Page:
Ascension of the Lord (B)
Acts 1:1-11; Eph 1:17-23; Mk 16:15-20
In most parishes throughout the country, the feast of the Ascension will be celebrated this Sunday. Each of the readings refers to this Christian mystery. The opening part of the Acts of the Apostles is most detailed, with Luke the author describing the final days of the Risen Jesus with his disciples in Jerusalem and then his dramatic ascension into heaven. On the Mount of Olives, a cloud takes the departing Jesus from their sight and the words of two angels who appear on the scene jolt the apostles back to reality: "Men of Galilee, why are you standing there looking at the sky? This Jesus who has been taken up from you into heaven will return in the same way as you have seen him going into heaven."
What is called the "longer ending" of Mark's Gospel (many scholars believe the gospel originally concluded in verse 8 with the words of the angel to the women at the empty tomb of Jesus), describes Jesus' final words of exhortation, promising that those who believe in him will do extraordinary things, and then without elaboration affirms, "Jesus was taken up into heaven and took his seat at the right hand of God" (Mark 16:20). The reading from the Letter to Ephesians is even more succinct; it does not attempt to describe the ascension of Jesus but proclaims that the "Father of glory raised Christ from the dead and seated him at his right hand in glory."
What are we to make of this triumphant conclusion to the life of Jesus? What is the meaning of the Ascension? One important point that is made by the Evangelist Luke in his entire account of Jesus' life, both in the Gospel of Luke and in his second volume, the Acts of the Apostles, is that going home to God is the ultimate conclusion of Jesus' journey. Luke is the one who uses most extensively the metaphor of a "journey" to describe the life of Jesus. In some ways the distant origin of Jesus' journey begins in the history of Israel and its great people of faith. In the infancy narrative, luminous characters such as Zachary and Elizabeth, Anna and Simeon, the shepherds, and, of course Mary and Joseph represent this deep and enduring faith of God's people that he would send a Messiah to them who would lift away the burden of pain and death. From these strong roots Jesus would begin his mission of liberation. That long journey would take him through Galilee, teaching and healing and confronting the power of evil. And ultimately, as Luke notes in 9:51, Jesus "sets his face for Jerusalem" where he would ultimately give his life on the cross and overcome the power of death. But the final destiny of Jesus is not simply Jerusalem or even the triumph of the resurrection-his final resting place is with the "father of glory" who had sent him in the first place. Jesus goes home to a place of ultimate love and communion with the God of love.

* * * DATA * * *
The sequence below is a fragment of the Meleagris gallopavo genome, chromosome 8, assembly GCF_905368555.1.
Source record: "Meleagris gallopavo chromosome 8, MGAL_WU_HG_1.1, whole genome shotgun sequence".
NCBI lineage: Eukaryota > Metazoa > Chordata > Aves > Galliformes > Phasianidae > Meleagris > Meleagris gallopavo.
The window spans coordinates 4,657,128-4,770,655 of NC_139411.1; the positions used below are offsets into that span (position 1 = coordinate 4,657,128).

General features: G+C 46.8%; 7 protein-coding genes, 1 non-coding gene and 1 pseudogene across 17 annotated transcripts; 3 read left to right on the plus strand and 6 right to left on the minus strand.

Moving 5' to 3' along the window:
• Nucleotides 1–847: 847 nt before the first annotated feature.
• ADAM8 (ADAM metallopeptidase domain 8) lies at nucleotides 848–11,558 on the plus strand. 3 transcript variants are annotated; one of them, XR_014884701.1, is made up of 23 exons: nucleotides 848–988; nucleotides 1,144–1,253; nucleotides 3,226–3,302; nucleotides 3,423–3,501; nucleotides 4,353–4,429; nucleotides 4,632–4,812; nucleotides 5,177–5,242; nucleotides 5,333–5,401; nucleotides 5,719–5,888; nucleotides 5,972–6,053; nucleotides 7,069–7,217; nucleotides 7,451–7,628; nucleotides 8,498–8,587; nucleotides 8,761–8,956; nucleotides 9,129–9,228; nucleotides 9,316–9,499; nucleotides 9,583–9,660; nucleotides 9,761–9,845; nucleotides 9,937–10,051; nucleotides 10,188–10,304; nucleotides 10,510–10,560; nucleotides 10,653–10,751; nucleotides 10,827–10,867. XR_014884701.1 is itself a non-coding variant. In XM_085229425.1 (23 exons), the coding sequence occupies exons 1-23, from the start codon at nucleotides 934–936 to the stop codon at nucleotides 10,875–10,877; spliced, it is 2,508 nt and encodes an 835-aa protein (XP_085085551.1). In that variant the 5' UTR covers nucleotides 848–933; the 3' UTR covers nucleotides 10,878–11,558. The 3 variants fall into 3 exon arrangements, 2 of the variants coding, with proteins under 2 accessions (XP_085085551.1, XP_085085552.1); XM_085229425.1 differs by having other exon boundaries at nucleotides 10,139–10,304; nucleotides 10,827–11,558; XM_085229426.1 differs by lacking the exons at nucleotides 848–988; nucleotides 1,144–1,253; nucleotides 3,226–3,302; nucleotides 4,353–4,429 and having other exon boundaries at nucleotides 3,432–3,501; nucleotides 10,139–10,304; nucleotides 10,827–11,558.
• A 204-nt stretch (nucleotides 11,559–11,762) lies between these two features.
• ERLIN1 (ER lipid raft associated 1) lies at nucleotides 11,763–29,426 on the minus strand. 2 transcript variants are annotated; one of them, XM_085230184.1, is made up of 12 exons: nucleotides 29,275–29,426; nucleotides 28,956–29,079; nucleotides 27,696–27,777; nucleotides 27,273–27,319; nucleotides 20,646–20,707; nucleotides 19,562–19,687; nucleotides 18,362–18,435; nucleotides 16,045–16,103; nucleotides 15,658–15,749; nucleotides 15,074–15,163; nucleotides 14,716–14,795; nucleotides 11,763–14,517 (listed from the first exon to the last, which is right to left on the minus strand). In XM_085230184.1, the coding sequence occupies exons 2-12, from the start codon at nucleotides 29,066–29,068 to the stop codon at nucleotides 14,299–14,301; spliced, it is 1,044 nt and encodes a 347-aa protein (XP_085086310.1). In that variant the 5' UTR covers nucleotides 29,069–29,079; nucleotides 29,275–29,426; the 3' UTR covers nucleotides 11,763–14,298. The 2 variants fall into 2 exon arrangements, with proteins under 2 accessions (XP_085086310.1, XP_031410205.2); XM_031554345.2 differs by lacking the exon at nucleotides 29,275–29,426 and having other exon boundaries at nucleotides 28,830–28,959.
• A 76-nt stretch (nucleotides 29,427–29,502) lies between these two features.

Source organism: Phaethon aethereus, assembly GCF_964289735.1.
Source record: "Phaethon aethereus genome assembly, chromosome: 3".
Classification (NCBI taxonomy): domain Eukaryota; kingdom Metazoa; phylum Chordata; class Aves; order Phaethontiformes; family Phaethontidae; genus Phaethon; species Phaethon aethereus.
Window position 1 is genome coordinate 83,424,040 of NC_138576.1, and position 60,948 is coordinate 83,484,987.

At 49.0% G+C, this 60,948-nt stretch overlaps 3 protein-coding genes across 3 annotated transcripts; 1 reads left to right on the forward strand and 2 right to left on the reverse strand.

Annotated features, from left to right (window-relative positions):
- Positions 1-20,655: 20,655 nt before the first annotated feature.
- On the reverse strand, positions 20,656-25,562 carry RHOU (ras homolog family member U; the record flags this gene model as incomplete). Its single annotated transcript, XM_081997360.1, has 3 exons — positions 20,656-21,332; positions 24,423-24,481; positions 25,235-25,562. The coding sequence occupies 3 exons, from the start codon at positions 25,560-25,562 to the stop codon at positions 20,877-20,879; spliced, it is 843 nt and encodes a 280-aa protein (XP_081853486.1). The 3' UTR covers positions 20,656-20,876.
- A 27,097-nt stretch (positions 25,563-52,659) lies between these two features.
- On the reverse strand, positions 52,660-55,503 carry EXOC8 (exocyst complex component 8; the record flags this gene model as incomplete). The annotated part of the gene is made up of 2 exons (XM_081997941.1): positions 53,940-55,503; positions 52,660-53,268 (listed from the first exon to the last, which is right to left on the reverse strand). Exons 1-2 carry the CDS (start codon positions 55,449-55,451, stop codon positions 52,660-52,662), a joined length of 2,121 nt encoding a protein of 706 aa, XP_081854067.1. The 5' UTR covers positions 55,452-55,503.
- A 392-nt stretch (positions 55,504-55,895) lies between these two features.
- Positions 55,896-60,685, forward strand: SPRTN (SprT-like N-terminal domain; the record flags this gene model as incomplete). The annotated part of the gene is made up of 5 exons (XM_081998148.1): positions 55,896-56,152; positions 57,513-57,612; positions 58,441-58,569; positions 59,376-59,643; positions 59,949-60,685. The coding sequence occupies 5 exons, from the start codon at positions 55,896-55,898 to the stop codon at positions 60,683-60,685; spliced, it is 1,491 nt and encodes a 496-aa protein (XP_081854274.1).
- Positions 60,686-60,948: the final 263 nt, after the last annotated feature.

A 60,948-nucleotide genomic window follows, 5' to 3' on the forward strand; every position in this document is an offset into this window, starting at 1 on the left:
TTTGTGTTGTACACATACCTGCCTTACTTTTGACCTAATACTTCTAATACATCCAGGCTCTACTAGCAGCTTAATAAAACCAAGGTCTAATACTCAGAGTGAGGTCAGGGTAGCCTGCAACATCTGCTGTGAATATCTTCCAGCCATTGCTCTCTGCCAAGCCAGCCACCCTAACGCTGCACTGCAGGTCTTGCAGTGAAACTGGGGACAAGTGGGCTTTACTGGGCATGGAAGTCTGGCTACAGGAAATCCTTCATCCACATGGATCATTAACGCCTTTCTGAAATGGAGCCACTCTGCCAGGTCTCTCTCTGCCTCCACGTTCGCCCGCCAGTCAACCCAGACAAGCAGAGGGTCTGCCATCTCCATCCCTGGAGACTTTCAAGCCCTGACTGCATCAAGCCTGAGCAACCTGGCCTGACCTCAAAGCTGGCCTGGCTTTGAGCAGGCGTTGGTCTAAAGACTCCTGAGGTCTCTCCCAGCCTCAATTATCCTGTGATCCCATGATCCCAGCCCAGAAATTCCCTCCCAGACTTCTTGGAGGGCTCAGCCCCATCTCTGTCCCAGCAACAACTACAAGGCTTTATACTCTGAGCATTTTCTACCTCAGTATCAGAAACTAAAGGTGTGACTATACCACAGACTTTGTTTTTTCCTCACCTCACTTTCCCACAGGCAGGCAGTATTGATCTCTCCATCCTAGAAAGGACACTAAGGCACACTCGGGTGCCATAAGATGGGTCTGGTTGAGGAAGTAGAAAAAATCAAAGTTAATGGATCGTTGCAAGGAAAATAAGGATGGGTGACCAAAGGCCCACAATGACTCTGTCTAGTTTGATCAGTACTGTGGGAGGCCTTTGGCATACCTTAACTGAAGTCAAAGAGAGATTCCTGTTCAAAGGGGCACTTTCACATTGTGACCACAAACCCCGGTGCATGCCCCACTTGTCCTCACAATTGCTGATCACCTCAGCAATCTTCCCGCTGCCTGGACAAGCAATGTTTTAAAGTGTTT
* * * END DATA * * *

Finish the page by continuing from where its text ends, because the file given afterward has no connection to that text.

Although the readings this Sunday are not drawn from John's Gospel on this feast, this idea of "going home" to God is also very powerful in John's portrayal of Jesus. At his final meal with his disciples, Jesus tells his disciples, "Do not let your hearts be troubled. You have faith in God; have faith in also in me. In my Father's house there are many dwelling places. If there were not, would I have told you that I am going to prepare a place for you?" (John 14:1-2) - words that have been such comfort to those who mourn a loved one.
And this brings us to another dimension of Christian faith in the Ascension of Jesus. The destiny of the Master is also the destiny of the disciple. Many years ago I remember seeing the British movie "Alfie." The main character, Alfie himself, was something of a lost creature - dapper, seemingly self-confident, but inside deeply troubled and unsure of the purpose of his life. The popular theme song that accompanied the movie had the refrain: "What's it all about, Alfie?" Yes, what's it all about? What is the ultimate purpose and meaning of life? In many ways, the story of the Ascension describes from the vantage point of Christian faith not only the ultimate destiny of Jesus but our destiny as well. We are not throwaways but are sons and daughters of a God of infinite love who will never abandon us. Our journey of life continues even beyond death until we reach full communion with God and with all those we love. This is the extraordinary conviction of Christian faith; this is "what it's all about" from the viewpoint of the gospel. This is why the Letter to Ephesians prays that the recipients of the letter will have the "eyes of your hearts be enlightened, that you may know what is the hope that belongs to God's call, what are the riches of glory in his inheritance among the holy ones, and what is the surpassing greatness of his power for us who believe..." (Eph 1:18-19).
Christian faith in the beauty and meaning of life, the conviction that God loves the world and will not abandon it, is the driving force of the Christian mission in the world. That good news - that gospel - is what the Risen Christ asks his disciples to proclaim to the world. In the words of the first reading, the Risen Christ promises to send the Holy Spirit who will empower the disciples to be Christ's witnesses to the whole world, "throughout Judea and Samaria, and to the ends of the earth" (Acts 1:8). And that is why this feast of the Ascension does not leave us staring up into the sky, confused, but sends us forth with purpose into the world.
By Fr. Donald Senior, C.P., President and Professor of New Testament Studies
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